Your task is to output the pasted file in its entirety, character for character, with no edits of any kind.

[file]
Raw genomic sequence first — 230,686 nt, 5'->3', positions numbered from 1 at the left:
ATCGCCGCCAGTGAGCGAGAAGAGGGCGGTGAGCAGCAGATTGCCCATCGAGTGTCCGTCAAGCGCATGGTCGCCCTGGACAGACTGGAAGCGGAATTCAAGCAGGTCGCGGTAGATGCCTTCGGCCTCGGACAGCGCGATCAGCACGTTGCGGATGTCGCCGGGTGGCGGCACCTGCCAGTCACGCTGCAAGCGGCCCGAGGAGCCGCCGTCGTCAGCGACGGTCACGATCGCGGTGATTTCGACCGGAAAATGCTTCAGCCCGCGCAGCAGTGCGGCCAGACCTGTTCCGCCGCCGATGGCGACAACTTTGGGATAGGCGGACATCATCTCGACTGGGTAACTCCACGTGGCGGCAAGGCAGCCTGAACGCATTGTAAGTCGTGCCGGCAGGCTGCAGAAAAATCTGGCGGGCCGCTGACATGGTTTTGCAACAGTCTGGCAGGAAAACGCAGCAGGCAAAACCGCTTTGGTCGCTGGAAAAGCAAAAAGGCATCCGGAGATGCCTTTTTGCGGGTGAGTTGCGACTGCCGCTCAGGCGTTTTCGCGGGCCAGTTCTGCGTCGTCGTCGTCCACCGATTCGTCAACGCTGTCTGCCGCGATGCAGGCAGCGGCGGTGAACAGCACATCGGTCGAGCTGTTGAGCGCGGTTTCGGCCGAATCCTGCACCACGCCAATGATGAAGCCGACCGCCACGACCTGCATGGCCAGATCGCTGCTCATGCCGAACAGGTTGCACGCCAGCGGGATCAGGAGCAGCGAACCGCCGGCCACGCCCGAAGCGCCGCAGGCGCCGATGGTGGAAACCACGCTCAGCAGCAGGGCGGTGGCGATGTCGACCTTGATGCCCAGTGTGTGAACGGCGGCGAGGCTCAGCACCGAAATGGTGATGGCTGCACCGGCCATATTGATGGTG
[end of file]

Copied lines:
Raw genomic sequence first — 230,686 nt, 5'->3', positions numbered from 1 at the left:
ATCGCCGCCAGTGAGCGAGAAGAGGGCGGTGAGCAGCAGATTGCCCATCGAGTGTCCGTCAAGCGCATGGTCGCCCTGGACAGACTGGAAGCGGAATTCAAGCAGGTCGCGGTAGATGCCTTCGGCCTCGGACAGCGCGATCAGCACGTTGCGGATGTCGCCGGGTGGCGGCACCTGCCAGTCACGCTGCAAGCGGCCCGAGGAGCCGCCGTCGTCAGCGACGGTCACGATCGCGGTGATTTCGACCGGAAAATGCTTCAGCCCGCGCAGCAGTGCGGCCAGACCTGTTCCGCCGCCGATGGCGACAACTTTGGGATAGGCGGACATCATCTCGACTGGGTAACTCCACGTGGCGGCAAGGCAGCCTGAACGCATTGTAAGTCGTGCCGGCAGGCTGCAGAAAAATCTGGCGGGCCGCTGACATGGTTTTGCAACAGTCTGGCAGGAAAACGCAGCAGGCAAAACCGCTTTGGTCGCTGGAAAAGCAAAAAGGCATCCGGAGATGCCTTTTTGCGGGTGAGTTGCGACTGCCGCTCAGGCGTTTTCGCGGGCCAGTTCTGCGTCGTCGTCGTCCACCGATTCGTCAACGCTGTCTGCCGCGATGCAGGCAGCGGCGGTGAACAGCACATCGGTCGAGCTGTTGAGCGCGGTTTCGGCCGAATCCTGCACCACGCCAATGATGAAGCCGACCGCCACGACCTGCATGGCCAGATCGCTGCTCATGCCGAACAGGTTGCACGCCAGCGGGATCAGGAGCAGCGAACCGCCGGCCACGCCCGAAGCGCCGCAGGCGCCGATGGTGGAAACCACGCTCAGCAGCAGGGCGGTGGCGATGTCGACCTTGATGCCCAGTGTGTGAACGGCGGCGAGGCTCAGCACCGAAATGGTGATGGCTGCACCGGCCATATTGATGGTG